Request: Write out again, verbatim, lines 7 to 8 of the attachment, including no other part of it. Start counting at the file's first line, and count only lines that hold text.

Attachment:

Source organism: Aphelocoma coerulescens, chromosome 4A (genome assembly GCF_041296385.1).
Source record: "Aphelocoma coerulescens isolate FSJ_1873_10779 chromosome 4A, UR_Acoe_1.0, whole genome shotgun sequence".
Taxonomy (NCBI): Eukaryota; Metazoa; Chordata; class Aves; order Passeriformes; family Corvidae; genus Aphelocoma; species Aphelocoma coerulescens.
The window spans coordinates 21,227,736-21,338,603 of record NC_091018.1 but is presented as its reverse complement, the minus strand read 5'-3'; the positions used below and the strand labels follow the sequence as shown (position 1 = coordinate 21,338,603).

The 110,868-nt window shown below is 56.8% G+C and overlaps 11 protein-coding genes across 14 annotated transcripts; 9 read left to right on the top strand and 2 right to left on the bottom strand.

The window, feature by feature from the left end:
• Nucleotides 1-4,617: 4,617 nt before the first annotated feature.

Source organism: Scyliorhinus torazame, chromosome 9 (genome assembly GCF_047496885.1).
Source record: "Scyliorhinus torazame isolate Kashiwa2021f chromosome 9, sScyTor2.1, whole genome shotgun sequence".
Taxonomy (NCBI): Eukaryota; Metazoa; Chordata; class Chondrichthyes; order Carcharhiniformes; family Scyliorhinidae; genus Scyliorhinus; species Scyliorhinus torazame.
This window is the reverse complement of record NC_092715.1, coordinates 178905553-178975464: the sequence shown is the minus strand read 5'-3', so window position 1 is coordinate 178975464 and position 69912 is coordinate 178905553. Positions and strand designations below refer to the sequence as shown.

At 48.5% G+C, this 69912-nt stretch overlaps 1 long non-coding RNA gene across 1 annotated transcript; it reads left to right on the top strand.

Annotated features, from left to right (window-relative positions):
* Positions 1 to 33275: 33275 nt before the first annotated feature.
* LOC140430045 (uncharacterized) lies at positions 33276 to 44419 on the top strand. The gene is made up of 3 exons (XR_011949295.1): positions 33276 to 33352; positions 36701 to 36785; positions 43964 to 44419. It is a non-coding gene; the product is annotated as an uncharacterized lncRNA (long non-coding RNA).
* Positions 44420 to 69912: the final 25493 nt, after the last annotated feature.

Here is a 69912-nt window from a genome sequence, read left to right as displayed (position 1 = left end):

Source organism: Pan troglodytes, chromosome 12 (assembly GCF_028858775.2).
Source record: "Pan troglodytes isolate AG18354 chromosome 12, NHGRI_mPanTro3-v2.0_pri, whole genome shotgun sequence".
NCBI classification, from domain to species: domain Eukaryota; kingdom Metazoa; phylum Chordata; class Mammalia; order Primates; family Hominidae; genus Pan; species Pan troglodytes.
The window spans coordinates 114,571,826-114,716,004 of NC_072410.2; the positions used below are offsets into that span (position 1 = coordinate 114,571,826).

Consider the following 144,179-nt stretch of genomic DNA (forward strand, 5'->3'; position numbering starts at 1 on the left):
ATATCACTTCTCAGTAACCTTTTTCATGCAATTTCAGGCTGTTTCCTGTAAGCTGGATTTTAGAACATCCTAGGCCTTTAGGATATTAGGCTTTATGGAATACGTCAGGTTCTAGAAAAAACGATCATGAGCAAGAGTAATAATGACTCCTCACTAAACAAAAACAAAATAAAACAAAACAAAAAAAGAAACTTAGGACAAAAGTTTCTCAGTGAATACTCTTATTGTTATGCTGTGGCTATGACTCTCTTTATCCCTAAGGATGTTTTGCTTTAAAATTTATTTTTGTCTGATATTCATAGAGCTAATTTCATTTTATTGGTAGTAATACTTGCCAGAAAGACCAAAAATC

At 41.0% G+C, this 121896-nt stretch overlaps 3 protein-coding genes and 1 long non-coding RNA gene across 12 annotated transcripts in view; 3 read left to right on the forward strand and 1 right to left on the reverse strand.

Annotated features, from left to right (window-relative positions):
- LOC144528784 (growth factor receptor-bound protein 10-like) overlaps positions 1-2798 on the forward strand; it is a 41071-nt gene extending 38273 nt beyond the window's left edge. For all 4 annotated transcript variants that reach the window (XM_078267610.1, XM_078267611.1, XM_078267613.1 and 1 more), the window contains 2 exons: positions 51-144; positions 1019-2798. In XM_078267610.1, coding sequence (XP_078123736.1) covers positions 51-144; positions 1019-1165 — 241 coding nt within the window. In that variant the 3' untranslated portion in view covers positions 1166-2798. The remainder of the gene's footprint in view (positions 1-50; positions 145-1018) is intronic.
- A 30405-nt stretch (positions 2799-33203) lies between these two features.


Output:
• Nucleotides 1-4,617: 4,617 nt before the first annotated feature.

Source organism: Scyliorhinus torazame, chromosome 9 (genome assembly GCF_047496885.1).